This is an excellent question because the answer might be one that surprises many. Most people feel their money is safe in a bank account or certificate of deposit (CD) as long as the depository bank has its deposits insured by the Federal Deposit Insurance Corporation (FDIC). But those of us who were around during the savings and loan (S & L) crisis of the late 1980’s remember the insolvency of many S & Ls, their inability to return deposits to depositors, and the subsequent failure of the FSLIC (the federal corporation established as a parallel institution to the FDIC to insure the deposits of S & Ls) to make good on their insurance of those deposits. The FSLIC then became insolvent as well, and merged into the FDIC. The FDIC bravely attempted to assure former S & L depositors that their deposits would be returned, but they could not say when, and they could certainly say that there would be no interest paid on those deposits.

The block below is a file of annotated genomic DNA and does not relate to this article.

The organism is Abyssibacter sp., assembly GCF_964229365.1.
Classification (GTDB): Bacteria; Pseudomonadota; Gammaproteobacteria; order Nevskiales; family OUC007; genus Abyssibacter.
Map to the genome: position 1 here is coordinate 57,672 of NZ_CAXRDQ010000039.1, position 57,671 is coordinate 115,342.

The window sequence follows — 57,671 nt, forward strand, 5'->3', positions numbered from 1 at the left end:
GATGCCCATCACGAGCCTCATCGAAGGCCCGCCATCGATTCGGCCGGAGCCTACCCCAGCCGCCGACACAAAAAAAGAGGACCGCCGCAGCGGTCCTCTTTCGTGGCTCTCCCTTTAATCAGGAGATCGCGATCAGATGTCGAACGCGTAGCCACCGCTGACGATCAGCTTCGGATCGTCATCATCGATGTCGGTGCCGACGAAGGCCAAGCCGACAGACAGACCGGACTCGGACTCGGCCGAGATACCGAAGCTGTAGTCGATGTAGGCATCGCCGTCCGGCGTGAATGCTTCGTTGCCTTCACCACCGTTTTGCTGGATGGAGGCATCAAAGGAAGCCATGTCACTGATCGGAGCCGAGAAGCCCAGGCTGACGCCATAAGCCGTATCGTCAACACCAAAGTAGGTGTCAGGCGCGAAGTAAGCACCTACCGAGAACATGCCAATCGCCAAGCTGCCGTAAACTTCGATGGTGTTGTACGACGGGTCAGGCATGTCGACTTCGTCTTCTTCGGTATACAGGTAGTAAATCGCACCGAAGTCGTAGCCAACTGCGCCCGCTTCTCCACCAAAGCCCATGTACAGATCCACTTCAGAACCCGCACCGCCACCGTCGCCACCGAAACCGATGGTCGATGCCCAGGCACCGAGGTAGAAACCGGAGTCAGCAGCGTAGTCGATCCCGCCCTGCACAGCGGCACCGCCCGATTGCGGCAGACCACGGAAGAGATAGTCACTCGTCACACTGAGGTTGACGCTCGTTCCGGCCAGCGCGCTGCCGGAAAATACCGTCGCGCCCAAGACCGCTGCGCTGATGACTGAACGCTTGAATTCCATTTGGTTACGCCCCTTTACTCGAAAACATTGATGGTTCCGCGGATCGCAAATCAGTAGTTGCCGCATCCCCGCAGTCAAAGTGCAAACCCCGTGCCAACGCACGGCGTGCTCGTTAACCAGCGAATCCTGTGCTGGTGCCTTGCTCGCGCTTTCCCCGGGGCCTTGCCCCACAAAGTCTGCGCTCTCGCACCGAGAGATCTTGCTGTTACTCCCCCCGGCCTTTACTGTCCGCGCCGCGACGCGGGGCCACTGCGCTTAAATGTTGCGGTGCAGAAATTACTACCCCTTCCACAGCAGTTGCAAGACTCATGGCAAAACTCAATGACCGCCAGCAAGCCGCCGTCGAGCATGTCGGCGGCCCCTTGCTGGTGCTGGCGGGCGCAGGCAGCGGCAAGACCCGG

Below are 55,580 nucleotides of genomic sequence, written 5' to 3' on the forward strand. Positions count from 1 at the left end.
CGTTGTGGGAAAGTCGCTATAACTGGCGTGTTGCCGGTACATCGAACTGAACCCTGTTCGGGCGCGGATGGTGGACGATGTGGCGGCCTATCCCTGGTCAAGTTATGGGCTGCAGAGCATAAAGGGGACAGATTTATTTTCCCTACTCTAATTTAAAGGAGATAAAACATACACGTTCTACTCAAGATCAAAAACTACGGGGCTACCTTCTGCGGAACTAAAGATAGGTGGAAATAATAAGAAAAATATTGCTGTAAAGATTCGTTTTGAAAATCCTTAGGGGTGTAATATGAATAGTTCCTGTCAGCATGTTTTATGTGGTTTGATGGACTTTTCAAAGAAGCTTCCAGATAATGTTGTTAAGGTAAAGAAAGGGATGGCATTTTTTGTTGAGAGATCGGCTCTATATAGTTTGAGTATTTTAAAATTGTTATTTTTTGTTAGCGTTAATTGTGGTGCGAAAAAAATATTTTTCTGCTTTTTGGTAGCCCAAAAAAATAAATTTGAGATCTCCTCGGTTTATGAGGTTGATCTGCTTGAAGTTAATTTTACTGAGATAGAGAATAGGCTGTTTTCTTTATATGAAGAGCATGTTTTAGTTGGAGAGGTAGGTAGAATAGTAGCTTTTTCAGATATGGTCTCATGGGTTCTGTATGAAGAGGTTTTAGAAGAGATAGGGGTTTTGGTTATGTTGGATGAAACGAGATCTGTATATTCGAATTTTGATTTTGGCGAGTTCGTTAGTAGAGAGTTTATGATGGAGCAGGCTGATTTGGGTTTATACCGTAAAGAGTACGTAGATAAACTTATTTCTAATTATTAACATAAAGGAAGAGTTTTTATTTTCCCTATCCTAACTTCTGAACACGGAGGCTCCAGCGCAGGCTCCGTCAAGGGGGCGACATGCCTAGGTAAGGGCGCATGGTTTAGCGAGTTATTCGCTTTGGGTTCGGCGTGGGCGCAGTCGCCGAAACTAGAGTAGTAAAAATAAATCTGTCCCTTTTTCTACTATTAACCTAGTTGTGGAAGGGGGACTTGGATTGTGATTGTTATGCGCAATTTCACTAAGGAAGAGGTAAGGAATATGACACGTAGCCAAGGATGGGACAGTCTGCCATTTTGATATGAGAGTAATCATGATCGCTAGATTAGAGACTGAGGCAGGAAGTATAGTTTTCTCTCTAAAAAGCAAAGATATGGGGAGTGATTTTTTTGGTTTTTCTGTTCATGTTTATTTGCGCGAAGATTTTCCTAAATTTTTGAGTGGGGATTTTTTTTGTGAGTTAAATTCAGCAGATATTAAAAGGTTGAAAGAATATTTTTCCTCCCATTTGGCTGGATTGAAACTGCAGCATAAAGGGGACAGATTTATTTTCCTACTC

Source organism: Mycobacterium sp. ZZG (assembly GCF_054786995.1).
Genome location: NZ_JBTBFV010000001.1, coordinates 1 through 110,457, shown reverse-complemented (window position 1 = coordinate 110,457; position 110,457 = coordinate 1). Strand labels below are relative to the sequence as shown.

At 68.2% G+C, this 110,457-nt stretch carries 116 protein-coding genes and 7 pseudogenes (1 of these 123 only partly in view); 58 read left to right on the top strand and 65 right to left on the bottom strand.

Many S & L depositors learned the sad truth, that their money wasn’t as safe as they’d thought. And though they did receive their deposits back eventually (some more eventual than others), it wasn’t really the FDIC that accomplished this deposit remuneration, it was the taxpayers who shouldered the bailout then, just as they have done in more recent times for the sake of other acronyms (TARP).
The lesson learned then was not to become complacent about federal insurers, read the bank’s prospectus, study their balance sheet, and deposit where you would if there were no insurance at all.